"Now that we are approaching the end of summer, hogweed should be at the most easily recognisable stage of its life cycle, which should make it easier for people to identify it."
Invasive plant experts Japanese Knotweed Control (JKC) are warning the public to be extra vigilant against Giant Hogweed in the North West, after seeing the number of cases rise in the region by 40% in the last two years.
Giant Hogweed poses a threat to anyone who comes into contact with it. Its toxic sap causes skin to react with daylight, leading to severe burns and blisters which can persist for years. Dogs and children are particularly at risk, because they will be unaware of the danger of the plant and are likely to be spending an increased amount of time outdoors during the summer holidays.
The plant frequently grows in parks, public pathways and along river banks, and is at its most distinctive stage in mid-summer. Parents and dog owners are being encouraged to learn how to identify it to prevent an increased incidence of burns. Hogweed grows to its full height in July/August - up to 5 metres tall - and produces a large white flower head shaped in umbrella-like clusters.
David Layland, joint Managing Director of JKC, said: “The plant can be treated successfully by experts; the challenge lies in being aware of all the locations where it grows and making sure the public know not to go near it. Now that we are approaching the end of summer, hogweed should be at the most easily recognisable stage of its life cycle, which should make it easier for people to identify it.”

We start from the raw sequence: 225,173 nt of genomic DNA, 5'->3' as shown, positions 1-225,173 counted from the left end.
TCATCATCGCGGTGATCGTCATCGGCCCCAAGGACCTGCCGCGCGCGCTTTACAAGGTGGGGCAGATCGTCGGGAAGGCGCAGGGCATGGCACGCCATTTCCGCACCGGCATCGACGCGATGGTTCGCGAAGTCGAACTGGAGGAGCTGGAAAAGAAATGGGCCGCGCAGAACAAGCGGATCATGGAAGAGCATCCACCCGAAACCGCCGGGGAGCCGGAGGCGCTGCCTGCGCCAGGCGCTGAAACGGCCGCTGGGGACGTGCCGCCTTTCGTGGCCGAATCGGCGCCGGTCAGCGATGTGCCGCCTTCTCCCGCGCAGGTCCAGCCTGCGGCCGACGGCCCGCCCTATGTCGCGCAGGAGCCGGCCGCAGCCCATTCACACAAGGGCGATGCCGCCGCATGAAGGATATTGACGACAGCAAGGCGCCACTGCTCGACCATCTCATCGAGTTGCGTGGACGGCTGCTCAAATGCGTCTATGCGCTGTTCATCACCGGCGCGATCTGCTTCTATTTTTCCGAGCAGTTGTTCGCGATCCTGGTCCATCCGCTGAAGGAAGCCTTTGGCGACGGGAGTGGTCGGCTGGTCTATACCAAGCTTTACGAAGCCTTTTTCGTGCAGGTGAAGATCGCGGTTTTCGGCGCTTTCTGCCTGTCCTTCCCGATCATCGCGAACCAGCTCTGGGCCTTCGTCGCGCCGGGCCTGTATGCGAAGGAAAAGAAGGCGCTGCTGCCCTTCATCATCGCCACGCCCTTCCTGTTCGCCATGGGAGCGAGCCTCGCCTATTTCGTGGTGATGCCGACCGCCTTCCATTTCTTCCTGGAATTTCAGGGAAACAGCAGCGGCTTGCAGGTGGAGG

“We have seen a number of cases recently, both in the North West and nationwide, where an individual has suffered burns from coming into contact with hogweed. People often forget that dogs face the same threat. Hogweed grows in areas that are known to be popular dog walking routes. Owners should keep their dogs on a short lead if they suspect the plant is growing in the area.”
A series of warm, humid springs in recent years has created the optimum conditions for hogweed to thrive, and has contributed to the rising number of cases that Japanese Knotweed Control has treated in the North West.
Nicola Bates, Senior Information Scientist and Research Lead at the Vetinary Poisons Information Service, warned dog owners: “Giant Hogweed is a risk to animals - even though their hair or fur provides some protection, painful burns and blisters have been reported after skin contact with the plant. These effects may also occur if the plant is eaten.”
“Care should be taken to prevent access to Giant Hogweed when walking your dog in areas where the plant grows. Be aware that skin effects can take hours to develop so exposure may not be immediately apparent. If you suspect your pet has been exposed contact your vet for advice, and keep your pet indoors to avoid sunlight. It is the combination of sunlight and compounds in the plant which causes the skin blisters.”
If a member of the public does identify Giant Hogweed, they are advised to inform their local council so the plant can be safely and effectively removed. The area should continue to be monitored for a number of years, as hogweed seeds can germinate over time under the right climatic conditions.